Students and faculty who came to know him came to find that he had redefined their definition of a friend forever.
In the early morning of April 20, 2019, Luis Sanchez ended his short battle with leukemia, leaving his family at home and his Mt. SAC family missing the golden soul that had moved them and touched them in such beautiful ways.
A fighter to the very end, Sanchez never quit fighting, whether it be for immigrant rights, his education, or his life.
Sanchez first locked horns with cancer at the age of 15, when doctors discovered a brain tumor which was treated and cured with chemotherapy. Some students believe that this may have left him open to the leukemia he was diagnosed with in the fall of 2018.
But cancer is far from what Sanchez was made up of.
In his time at Mt. SAC, he touched the hearts of all the people who took the time to get to know him.
He got to know many students in his classes and clubs, and he also made good friends with professors and faculty on campus.
Sanchez had to drop his classes to receive treatment, but decided to keep English 1C with Professor and English department chair Gary Enke.
Enke first met Sanchez in 2017 as they protested for DACA together. He remembered how even though Sanchez struggled to walk the hills throughout Los Angeles on the long march, he went along with Enke and the other Mt. SAC students the whole way.
Enke spoke about how he and Sanchez talked often, and how Sanchez represented life for him in that he made the most out of life while he was alive. Even though Sanchez was suffering, because of that he knew not to beat around the bush from day to day.
“It gave him the ability to cut through the bullshit,” Enke said. “When he wanted to do something, he said ‘Fuck it, I’m just gonna do it!’”
Enke remembered when Sanchez told him in the hospital about how he wanted to go to see a concert in Las Vegas. Even though his mother didn’t want him to go, he went anyway on the bus by himself.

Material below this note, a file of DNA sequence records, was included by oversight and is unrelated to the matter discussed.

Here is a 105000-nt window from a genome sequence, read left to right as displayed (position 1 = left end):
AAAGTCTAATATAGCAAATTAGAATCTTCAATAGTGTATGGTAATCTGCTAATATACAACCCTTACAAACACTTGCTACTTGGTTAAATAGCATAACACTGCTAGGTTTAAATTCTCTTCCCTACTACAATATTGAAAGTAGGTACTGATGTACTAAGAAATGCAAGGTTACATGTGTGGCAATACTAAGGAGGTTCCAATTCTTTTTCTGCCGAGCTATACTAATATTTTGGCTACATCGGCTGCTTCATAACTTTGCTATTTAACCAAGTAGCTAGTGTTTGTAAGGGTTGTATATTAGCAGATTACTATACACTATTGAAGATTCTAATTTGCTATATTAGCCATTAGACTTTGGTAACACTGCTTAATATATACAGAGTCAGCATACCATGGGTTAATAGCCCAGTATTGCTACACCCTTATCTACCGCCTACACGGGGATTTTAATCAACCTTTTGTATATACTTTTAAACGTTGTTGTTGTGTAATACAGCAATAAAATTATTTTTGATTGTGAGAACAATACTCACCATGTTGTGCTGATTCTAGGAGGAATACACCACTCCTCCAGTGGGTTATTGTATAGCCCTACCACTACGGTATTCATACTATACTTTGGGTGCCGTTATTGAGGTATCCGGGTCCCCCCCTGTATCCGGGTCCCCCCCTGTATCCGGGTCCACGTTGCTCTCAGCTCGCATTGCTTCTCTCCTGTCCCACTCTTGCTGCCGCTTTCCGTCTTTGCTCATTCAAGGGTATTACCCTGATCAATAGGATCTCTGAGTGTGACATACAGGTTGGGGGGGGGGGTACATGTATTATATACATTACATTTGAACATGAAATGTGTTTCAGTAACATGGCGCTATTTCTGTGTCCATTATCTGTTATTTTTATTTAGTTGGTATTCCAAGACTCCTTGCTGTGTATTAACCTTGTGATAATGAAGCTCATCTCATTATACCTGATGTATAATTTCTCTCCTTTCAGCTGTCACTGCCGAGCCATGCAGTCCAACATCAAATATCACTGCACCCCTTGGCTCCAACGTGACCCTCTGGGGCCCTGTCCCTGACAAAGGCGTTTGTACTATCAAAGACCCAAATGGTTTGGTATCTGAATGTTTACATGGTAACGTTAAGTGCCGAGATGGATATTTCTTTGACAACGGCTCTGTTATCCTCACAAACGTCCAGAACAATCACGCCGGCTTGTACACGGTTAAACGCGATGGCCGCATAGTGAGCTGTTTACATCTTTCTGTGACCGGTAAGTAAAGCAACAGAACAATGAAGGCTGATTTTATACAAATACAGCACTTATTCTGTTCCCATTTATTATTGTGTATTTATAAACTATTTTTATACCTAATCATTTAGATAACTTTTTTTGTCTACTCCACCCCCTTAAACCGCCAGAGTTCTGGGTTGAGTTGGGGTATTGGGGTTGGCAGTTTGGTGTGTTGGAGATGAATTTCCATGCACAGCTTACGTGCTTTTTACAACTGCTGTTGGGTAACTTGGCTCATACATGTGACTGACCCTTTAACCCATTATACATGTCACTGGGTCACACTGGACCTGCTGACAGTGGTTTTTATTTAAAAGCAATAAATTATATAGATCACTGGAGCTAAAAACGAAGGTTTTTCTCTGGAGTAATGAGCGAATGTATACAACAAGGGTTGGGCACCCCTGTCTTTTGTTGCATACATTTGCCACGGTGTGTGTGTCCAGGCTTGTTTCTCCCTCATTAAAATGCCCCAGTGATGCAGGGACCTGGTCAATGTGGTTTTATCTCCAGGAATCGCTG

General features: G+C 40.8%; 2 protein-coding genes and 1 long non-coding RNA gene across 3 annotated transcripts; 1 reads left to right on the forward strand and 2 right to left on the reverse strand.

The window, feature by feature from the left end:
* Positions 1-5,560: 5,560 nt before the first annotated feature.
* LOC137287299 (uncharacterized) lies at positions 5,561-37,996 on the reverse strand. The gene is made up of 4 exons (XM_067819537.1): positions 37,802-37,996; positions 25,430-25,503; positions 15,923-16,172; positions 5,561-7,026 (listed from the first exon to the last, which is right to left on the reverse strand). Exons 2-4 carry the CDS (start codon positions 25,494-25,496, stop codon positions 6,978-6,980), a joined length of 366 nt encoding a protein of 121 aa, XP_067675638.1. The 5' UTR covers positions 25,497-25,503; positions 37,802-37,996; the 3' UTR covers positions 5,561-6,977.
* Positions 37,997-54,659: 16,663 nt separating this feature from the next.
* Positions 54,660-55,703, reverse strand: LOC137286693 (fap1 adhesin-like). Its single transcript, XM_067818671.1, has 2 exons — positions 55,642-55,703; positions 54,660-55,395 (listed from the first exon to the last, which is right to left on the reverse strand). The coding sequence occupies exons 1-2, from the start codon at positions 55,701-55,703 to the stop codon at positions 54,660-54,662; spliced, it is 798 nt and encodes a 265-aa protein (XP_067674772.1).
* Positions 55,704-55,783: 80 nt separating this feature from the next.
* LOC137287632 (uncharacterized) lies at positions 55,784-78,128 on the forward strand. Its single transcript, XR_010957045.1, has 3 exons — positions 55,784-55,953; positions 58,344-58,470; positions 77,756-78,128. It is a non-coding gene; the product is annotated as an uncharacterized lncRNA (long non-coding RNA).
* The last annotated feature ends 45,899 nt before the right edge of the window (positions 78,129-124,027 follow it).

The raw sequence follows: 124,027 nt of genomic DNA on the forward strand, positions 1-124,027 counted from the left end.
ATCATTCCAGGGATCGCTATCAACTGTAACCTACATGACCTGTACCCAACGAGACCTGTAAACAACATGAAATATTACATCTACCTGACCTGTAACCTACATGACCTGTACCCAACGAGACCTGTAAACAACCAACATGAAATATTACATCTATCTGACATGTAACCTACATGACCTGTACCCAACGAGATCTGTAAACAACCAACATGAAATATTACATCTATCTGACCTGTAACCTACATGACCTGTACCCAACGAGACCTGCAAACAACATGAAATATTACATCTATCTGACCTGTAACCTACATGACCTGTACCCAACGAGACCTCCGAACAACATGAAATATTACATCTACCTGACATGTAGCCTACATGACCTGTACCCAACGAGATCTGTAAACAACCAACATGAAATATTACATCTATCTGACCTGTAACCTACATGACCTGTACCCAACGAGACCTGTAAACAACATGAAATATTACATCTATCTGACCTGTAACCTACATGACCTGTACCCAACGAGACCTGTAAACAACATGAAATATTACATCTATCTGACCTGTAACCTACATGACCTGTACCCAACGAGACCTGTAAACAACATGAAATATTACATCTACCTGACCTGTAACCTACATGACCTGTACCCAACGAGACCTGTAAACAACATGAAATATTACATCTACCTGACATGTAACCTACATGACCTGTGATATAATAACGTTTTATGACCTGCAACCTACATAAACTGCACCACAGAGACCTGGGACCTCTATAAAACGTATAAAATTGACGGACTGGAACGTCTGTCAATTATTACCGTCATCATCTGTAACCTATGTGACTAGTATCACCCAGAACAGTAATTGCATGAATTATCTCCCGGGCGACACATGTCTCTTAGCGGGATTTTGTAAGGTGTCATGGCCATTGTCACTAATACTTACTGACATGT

“Sanchez didn’t have the illusion that we all have that we’re going to be around forever.”
Enke admired how when he got to know people he didn’t “do all the bullshit stuff about being afraid to share with them. He just opens up,” Enke added. “When someone does that, it makes the other person open up [too].”
Enke found a friend in Sanchez who wouldn’t let anything slow him down or keep him from living while he was alive.
Sagrario Eusebio, a fellow dream student, was one of Sanchez’s first friends in college.
She remembered how Sanchez took extra steps to care for his friends. She smiled while she told stories of his humor and how he would keep her and their other friends in check when it came to school and grades.
“I feel so privileged that I was able to meet him,” Eusebio said. “[He] left me a new example of what a good friend is.” Eusebio said he would sit for hours helping her and her sister with math homework, call at random moments to check on how she was doing, and was just a good friend to her and many of the other students he interacted with.
Paola and Pamela Corona, a pair of sisters in Mt. SAC’s DREAM program, were friends of Sanchez.
He was the type of friend that would carry you to success with him.
“Basically if you want to pass [a class], go with him,” she added.
He would help you pass your most difficult classes, but Sanchez was also remembered for his hard-headedness. Pamela said that she and Sanchez would argue all the time. “He was very hard-headed, but that’s how our relationship was.” Paola said that she was always scared to get close to people, but Sanchez was always persistent. Although she wouldn’t always message him back, he would always show support for his friends.
Kenya Monroy, a DREAM Program student and friend of Sanchez, remembers him as an exemplary student. Throughout the semester in the anatomy class they attended together, she learned as much from Sanchez as from the class itself. In the beginning she wanted to drop the class, but Sanchez was there to convince her to stay.
“When he saw that I was struggling, he would always be there to help me,” Monroy said.
Later when he began to lose his self esteem, saying he was tired, he said he decided he wanted to drop anatomy with her, but then changed his mind and decided to stay in and finish the class.
Jose Tapia, a connection from Minority Male Initiative, remembered how Sanchez was like a brother to him. Tapia met Sanchez through Mt. SAC’s Summer Bridge program. Even though Sanchez could be rough to different people, Tapia liked how he was never mean to him.
He spoke about a time when they were in class together, and all the students were being loud, causing Sanchez to shout out for everybody to be quiet. Tapia apologized, and Sanchez responded, “‘No, not you, [just] everybody else.’ It was funny because he [could] just be mean to other people, but not me,” Tapia said. “He believed in me when nobody else would.”
Each of these students found a friend in Sanchez who moved them in unique ways. Sanchez was a member of the family of people he brought together at Mt. SAC as a significant part of the DREAM Program, Movimiento Estudiantil Chicanx de Aztlán (MEChA) and Improving Dreams Equality Access and Success (IDEAS) clubs.